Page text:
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How to delete Time Machine backups

post #1 of 22
Thread Starter 
I'm lost in trying to delete the backup directories created by Time Machine. I've moved disks around on my network and TIme Machine doesn't seem to remember that it's backed up a given system to a given disk previously, after moving the disk to a different server. So I'm content to start over and I went to /Volumes/Backupdisk/Backups.backupdb and tried 'sudo rm -rf *' to get rid of the existing backups in preparation to start over. It wouldn't let me remove them getting the error 'Operation not permitted'. I note that 'ls -l' shows a lot of rwxr-xr-x@ with the @ sign at the end and I'm assuming that this is a hard link, but I don't know. I'm also thinking this is why rm won't work - multiple hard links?

Any unix guru out there that can help? I really don't want to re-format the disk. BTW I am currently trying to use Time Machine to delete all the file but that is taking FOR EVER and I'm not sure its actually doing anything. Its been about 30 minutes and there's been not reported increase in disk space. Its like its still preparing to delete.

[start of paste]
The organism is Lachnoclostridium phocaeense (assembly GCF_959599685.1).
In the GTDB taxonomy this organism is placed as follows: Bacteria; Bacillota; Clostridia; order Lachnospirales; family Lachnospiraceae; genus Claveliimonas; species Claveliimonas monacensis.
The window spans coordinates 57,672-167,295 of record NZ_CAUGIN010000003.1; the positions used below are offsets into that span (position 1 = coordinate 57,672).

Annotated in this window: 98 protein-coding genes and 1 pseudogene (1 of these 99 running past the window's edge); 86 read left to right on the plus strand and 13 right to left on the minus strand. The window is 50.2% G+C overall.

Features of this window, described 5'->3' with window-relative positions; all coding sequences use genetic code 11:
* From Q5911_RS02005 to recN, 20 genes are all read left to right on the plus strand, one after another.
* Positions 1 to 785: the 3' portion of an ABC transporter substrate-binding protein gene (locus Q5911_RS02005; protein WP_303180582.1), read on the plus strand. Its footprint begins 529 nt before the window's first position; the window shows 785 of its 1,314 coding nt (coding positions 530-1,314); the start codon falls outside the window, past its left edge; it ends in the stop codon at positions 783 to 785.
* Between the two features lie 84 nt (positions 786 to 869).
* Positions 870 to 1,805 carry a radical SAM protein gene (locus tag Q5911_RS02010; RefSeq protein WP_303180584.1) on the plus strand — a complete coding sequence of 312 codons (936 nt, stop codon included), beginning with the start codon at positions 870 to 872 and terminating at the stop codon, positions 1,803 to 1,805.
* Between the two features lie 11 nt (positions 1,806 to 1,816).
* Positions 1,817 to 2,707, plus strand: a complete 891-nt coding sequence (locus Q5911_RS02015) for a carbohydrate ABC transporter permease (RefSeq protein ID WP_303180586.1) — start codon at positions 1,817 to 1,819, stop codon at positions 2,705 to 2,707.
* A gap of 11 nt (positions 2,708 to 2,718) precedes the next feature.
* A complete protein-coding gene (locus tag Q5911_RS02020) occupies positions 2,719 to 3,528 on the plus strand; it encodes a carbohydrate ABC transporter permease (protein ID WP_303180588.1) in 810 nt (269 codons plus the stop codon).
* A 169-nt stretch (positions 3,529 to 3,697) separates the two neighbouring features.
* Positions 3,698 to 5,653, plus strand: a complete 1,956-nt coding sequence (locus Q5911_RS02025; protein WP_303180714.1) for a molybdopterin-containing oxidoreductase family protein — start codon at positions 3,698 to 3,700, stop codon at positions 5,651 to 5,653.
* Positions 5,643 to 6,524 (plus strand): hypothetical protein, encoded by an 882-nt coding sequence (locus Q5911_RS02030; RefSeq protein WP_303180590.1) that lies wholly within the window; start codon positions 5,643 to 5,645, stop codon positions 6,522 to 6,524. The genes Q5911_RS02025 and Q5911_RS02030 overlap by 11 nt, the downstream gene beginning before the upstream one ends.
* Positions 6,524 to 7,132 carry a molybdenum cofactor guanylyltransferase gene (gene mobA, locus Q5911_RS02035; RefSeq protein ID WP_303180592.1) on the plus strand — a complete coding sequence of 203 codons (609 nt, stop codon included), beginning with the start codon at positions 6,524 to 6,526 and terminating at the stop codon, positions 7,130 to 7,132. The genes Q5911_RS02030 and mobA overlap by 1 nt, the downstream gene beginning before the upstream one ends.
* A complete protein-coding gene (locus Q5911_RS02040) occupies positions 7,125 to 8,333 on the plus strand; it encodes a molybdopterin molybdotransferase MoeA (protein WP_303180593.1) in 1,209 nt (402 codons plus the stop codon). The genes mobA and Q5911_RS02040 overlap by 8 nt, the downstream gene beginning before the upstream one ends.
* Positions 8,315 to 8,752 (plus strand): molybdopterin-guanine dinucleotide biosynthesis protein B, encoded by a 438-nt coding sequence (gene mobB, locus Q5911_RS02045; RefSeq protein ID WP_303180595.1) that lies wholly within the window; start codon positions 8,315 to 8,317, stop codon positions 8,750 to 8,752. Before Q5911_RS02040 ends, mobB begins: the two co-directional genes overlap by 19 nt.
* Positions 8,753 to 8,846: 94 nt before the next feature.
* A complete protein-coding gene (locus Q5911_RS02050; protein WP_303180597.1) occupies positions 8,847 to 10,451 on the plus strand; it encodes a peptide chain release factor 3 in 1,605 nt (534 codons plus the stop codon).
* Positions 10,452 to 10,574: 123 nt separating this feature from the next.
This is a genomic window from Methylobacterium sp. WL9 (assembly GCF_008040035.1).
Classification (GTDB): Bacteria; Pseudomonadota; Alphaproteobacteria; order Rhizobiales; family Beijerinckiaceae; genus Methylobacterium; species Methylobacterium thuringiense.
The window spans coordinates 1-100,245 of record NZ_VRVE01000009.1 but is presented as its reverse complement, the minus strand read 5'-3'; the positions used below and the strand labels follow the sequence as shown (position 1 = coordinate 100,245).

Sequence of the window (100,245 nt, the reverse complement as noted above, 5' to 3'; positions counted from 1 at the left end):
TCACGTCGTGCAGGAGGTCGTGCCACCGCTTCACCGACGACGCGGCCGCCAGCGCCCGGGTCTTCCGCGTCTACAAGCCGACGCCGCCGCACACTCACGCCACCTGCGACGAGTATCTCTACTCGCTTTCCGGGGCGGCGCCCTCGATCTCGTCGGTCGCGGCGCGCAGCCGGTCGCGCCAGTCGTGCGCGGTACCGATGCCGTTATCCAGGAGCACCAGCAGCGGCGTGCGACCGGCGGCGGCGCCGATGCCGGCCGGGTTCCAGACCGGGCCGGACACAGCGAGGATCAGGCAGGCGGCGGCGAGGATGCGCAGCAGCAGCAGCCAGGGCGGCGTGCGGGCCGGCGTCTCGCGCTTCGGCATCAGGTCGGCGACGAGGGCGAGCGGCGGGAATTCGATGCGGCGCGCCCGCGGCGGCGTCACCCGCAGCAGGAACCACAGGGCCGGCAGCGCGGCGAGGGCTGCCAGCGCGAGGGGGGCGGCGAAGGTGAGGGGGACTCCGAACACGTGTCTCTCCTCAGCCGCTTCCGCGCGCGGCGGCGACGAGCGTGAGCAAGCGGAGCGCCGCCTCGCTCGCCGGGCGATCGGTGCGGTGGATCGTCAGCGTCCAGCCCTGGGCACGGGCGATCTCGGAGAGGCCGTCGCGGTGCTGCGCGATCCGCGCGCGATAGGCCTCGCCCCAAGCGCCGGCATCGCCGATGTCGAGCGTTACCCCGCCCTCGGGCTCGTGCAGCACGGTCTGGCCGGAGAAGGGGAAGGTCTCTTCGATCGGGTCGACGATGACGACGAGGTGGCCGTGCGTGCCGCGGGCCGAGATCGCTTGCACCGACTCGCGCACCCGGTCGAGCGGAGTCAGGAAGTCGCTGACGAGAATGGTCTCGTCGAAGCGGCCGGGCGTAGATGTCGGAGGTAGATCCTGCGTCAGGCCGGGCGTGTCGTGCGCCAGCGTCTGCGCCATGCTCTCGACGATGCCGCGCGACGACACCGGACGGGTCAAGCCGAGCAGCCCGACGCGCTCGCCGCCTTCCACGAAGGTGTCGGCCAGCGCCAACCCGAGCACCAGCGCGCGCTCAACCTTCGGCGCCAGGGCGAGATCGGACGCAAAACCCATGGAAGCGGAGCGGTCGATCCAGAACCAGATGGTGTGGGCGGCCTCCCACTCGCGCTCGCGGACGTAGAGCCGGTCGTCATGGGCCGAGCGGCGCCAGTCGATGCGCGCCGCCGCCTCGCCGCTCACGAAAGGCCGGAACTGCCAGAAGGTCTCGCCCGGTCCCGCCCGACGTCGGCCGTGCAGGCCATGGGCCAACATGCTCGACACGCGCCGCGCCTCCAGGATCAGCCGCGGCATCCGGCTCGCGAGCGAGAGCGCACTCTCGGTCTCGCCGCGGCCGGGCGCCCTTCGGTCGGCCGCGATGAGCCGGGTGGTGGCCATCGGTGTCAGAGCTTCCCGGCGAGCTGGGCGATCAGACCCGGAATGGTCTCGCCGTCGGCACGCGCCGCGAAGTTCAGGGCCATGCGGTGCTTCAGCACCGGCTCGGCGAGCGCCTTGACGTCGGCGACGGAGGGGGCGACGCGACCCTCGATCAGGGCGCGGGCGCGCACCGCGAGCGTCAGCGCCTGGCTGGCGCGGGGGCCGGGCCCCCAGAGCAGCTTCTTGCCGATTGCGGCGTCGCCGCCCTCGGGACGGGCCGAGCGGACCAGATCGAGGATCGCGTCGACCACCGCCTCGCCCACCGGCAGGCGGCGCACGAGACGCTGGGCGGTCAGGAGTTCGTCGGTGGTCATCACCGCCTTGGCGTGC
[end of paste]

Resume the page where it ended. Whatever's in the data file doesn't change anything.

Thanks in advance for any help.
post #2 of 22
One thing that Time Machine dose is create hard links to folders which isn't allowed under regular unix. So I would think that the typical command line tools would choke on these.

Doesn't the app' itself have a way to "start over"?
post #3 of 22
Just drag Backups.backupdb to the Trash in Finder and Empty Trash.
post #4 of 22
Thread Starter 
Quote:
Originally Posted by King Chung Huang View Post

Just drag Backups.backupdb to the Trash in Finder and Empty Trash.

That's might work, eventually and I might try that overnight but after 1 hour of no progress I was looking for a faster way. There must be some Apple create command line tool equivalent to rm. Just don't know where/how to find it.
post #5 of 22
Thread Starter 
Quote:
Originally Posted by mydo View Post

One thing that Time Machine dose is create hard links to folders which isn't allowed under regular unix. So I would think that the typical command line tools would choke on these.

Doesn't the app' itself have a way to "start over"?

Not that I can find.
post #6 of 22
Quote:
Originally Posted by mydo View Post

One thing that Time Machine dose is create hard links to folders which isn't allowed under regular unix. So I would think that the typical command line tools would choke on these.

Doesn't the app' itself have a way to "start over"?